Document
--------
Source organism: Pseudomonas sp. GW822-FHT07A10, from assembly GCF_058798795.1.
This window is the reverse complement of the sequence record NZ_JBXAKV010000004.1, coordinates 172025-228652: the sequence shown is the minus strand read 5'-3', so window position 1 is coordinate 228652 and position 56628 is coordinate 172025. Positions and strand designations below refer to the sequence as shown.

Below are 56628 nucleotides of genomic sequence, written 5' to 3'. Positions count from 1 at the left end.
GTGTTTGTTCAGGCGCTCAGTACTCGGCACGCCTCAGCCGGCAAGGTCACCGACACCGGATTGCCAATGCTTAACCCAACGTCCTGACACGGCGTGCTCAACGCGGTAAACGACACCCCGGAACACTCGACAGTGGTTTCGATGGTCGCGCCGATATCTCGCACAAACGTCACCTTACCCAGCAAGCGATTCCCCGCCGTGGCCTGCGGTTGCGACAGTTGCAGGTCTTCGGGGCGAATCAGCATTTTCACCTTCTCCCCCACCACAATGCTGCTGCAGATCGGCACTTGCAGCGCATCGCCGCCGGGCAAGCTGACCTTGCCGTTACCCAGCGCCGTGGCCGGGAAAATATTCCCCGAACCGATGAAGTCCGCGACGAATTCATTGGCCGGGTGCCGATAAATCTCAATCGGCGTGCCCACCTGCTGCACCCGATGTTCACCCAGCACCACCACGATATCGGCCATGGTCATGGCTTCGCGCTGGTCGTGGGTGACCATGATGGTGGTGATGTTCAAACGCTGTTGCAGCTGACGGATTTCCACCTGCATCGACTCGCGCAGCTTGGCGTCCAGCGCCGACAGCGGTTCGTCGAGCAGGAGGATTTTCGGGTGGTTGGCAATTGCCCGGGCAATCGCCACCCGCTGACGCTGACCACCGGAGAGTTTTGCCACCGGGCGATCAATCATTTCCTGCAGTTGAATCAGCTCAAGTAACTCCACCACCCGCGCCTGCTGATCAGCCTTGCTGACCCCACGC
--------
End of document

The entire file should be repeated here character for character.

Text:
Source organism: Pseudomonas sp. GW822-FHT07A10, from assembly GCF_058798795.1.
This window is the reverse complement of the sequence record NZ_JBXAKV010000004.1, coordinates 172025-228652: the sequence shown is the minus strand read 5'-3', so window position 1 is coordinate 228652 and position 56628 is coordinate 172025. Positions and strand designations below refer to the sequence as shown.

Below are 56628 nucleotides of genomic sequence, written 5' to 3'. Positions count from 1 at the left end.
GTGTTTGTTCAGGCGCTCAGTACTCGGCACGCCTCAGCCGGCAAGGTCACCGACACCGGATTGCCAATGCTTAACCCAACGTCCTGACACGGCGTGCTCAACGCGGTAAACGACACCCCGGAACACTCGACAGTGGTTTCGATGGTCGCGCCGATATCTCGCACAAACGTCACCTTACCCAGCAAGCGATTCCCCGCCGTGGCCTGCGGTTGCGACAGTTGCAGGTCTTCGGGGCGAATCAGCATTTTCACCTTCTCCCCCACCACAATGCTGCTGCAGATCGGCACTTGCAGCGCATCGCCGCCGGGCAAGCTGACCTTGCCGTTACCCAGCGCCGTGGCCGGGAAAATATTCCCCGAACCGATGAAGTCCGCGACGAATTCATTGGCCGGGTGCCGATAAATCTCAATCGGCGTGCCCACCTGCTGCACCCGATGTTCACCCAGCACCACCACGATATCGGCCATGGTCATGGCTTCGCGCTGGTCGTGGGTGACCATGATGGTGGTGATGTTCAAACGCTGTTGCAGCTGACGGATTTCCACCTGCATCGACTCGCGCAGCTTGGCGTCCAGCGCCGACAGCGGTTCGTCGAGCAGGAGGATTTTCGGGTGGTTGGCAATTGCCCGGGCAATCGCCACCCGCTGACGCTGACCACCGGAGAGTTTTGCCACCGGGCGATCAATCATTTCCTGCAGTTGAATCAGCTCAAGTAACTCCACCACCCGCGCCTGCTGATCAGCCTTGCTGACCCCACGC